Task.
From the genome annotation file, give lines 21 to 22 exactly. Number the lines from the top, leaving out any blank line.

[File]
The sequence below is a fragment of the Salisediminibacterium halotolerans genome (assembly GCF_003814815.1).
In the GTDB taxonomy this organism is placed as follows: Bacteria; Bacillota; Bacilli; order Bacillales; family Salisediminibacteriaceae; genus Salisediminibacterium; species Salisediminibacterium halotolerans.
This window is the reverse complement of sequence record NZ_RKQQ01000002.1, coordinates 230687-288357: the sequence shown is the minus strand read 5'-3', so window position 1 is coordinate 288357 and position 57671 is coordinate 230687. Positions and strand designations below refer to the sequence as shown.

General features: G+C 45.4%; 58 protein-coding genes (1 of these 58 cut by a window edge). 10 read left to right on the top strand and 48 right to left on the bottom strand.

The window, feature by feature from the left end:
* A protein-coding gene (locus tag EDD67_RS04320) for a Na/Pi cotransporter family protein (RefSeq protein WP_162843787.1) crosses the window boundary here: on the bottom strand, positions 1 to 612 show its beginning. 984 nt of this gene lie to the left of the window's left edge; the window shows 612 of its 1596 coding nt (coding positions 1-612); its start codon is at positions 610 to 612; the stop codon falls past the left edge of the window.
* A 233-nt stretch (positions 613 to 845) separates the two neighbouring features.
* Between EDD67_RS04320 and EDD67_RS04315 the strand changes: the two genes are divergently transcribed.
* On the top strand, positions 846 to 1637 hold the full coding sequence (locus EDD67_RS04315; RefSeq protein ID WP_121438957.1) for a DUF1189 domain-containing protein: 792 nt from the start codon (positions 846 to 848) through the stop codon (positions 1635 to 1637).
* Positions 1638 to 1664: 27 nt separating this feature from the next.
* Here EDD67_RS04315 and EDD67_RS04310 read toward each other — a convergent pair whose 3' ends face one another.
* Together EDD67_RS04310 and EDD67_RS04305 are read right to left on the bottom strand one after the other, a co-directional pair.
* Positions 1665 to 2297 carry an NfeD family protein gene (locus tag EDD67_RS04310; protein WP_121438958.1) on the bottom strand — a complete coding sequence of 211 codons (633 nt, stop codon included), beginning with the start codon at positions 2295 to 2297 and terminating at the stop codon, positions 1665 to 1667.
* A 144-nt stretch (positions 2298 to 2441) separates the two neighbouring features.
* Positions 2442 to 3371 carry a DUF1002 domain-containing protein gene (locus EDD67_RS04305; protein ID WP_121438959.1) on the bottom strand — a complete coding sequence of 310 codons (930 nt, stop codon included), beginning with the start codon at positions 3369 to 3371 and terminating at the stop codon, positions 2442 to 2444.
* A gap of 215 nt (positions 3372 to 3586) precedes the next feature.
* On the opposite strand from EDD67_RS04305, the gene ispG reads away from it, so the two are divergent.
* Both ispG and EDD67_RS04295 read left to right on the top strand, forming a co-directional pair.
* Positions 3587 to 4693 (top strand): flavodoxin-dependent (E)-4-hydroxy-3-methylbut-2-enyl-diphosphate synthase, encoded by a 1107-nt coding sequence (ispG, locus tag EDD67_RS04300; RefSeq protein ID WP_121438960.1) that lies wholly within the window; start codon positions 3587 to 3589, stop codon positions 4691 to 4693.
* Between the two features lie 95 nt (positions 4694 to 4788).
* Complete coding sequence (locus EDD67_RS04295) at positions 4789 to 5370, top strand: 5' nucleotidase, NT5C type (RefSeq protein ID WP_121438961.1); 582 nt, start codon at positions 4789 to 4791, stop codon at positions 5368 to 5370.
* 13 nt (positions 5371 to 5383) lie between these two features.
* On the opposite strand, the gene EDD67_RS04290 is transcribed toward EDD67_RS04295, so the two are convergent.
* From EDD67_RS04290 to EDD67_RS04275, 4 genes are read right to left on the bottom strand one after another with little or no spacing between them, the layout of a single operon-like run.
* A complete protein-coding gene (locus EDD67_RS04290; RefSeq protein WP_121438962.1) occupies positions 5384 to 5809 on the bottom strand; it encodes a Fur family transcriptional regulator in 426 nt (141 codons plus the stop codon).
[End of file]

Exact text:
* Complete coding sequence (locus EDD67_RS04295) at positions 4789 to 5370, top strand: 5' nucleotidase, NT5C type (RefSeq protein ID WP_121438961.1); 582 nt, start codon at positions 4789 to 4791, stop codon at positions 5368 to 5370.
* 13 nt (positions 5371 to 5383) lie between these two features.